“I’m not trying to punish Mr. Chism for something for which he has not been convicted,” MacDougall told the judge. “I’m just — I’m very concerned for the safety of staff.”
Lester Blumberg, the Department of Mental Health attorney who appeared on behalf of the hospital, told the judge that the agency “fully appreciates the concerns the DA has raised.”
He told the judge he could not comment on the examples offered by MacDougall of defendants being allowed to leave on day passes, but said the only place Chism would be discharged to would be the custody of the sheriff.
Blumberg also said that no one at the hospital under a court-ordered evaluation is allowed access to the community except in a medical emergency.
But he acknowledged that the facility is not comparable to Bridgewater, where patient rooms are locked. Instead, only the exits to the Worcester facility are locked.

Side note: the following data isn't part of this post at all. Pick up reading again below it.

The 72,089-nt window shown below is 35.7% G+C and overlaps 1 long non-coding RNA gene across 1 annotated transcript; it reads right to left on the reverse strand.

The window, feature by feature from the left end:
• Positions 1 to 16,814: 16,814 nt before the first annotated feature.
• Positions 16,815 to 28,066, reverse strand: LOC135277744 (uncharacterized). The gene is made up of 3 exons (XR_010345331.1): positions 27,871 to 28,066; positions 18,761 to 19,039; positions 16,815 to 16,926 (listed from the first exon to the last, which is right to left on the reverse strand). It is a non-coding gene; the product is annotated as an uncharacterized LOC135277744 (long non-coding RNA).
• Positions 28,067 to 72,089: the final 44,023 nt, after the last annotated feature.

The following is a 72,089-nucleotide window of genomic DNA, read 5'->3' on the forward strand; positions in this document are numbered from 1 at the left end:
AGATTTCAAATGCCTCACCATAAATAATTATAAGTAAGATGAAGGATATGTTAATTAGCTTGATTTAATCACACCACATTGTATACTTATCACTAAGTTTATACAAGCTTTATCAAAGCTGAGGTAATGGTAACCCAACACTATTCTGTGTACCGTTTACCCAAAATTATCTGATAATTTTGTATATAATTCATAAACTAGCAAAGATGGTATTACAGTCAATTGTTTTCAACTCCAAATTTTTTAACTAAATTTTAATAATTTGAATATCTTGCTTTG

Chism is also being housed in an adult unit, Blumberg said, out of concern that he could otherwise have access to other adolescents.
Staff bathrooms at the facility are locked, said Blumberg, and Chism has his own bathroom.
At night, he is guarded by a staff person stationed outside of his room, and if he needs to use a bathroom outside of his own, he is escorted.
“So there is rarely an instance where he’ll be alone with anyone, except staff members,” Blumberg told the judge. “And we understand the concerns around gender of staff, and to the best of our ability, we’re going to maintain him on one-to-ones with male staff.”
The judge questioned whether Bridgewater would be an option; Blumberg said that due to Chism’s age, his agency believes he would be better suited in a facility that can provide “child trained clinicians.”